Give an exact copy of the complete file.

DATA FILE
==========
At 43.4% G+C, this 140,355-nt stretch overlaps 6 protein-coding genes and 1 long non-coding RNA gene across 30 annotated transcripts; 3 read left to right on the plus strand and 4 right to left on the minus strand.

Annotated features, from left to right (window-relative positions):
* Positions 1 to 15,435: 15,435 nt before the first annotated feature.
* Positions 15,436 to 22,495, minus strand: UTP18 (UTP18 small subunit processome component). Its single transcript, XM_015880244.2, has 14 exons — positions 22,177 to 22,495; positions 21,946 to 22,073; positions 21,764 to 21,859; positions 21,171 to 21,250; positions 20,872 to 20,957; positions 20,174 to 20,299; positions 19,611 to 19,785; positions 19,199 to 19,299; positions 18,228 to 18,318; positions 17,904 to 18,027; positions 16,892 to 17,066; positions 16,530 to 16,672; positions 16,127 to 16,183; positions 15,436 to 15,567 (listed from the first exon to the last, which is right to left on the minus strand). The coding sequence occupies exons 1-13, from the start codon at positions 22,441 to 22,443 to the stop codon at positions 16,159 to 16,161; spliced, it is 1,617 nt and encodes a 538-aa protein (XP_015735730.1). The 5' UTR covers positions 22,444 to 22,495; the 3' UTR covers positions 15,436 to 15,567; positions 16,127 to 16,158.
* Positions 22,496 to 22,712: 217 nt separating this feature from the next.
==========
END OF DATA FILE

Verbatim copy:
At 43.4% G+C, this 140,355-nt stretch overlaps 6 protein-coding genes and 1 long non-coding RNA gene across 30 annotated transcripts; 3 read left to right on the plus strand and 4 right to left on the minus strand.

Annotated features, from left to right (window-relative positions):
* Positions 1 to 15,435: 15,435 nt before the first annotated feature.
* Positions 15,436 to 22,495, minus strand: UTP18 (UTP18 small subunit processome component). Its single transcript, XM_015880244.2, has 14 exons — positions 22,177 to 22,495; positions 21,946 to 22,073; positions 21,764 to 21,859; positions 21,171 to 21,250; positions 20,872 to 20,957; positions 20,174 to 20,299; positions 19,611 to 19,785; positions 19,199 to 19,299; positions 18,228 to 18,318; positions 17,904 to 18,027; positions 16,892 to 17,066; positions 16,530 to 16,672; positions 16,127 to 16,183; positions 15,436 to 15,567 (listed from the first exon to the last, which is right to left on the minus strand). The coding sequence occupies exons 1-13, from the start codon at positions 22,441 to 22,443 to the stop codon at positions 16,159 to 16,161; spliced, it is 1,617 nt and encodes a 538-aa protein (XP_015735730.1). The 5' UTR covers positions 22,444 to 22,495; the 3' UTR covers positions 15,436 to 15,567; positions 16,127 to 16,158.
* Positions 22,496 to 22,712: 217 nt separating this feature from the next.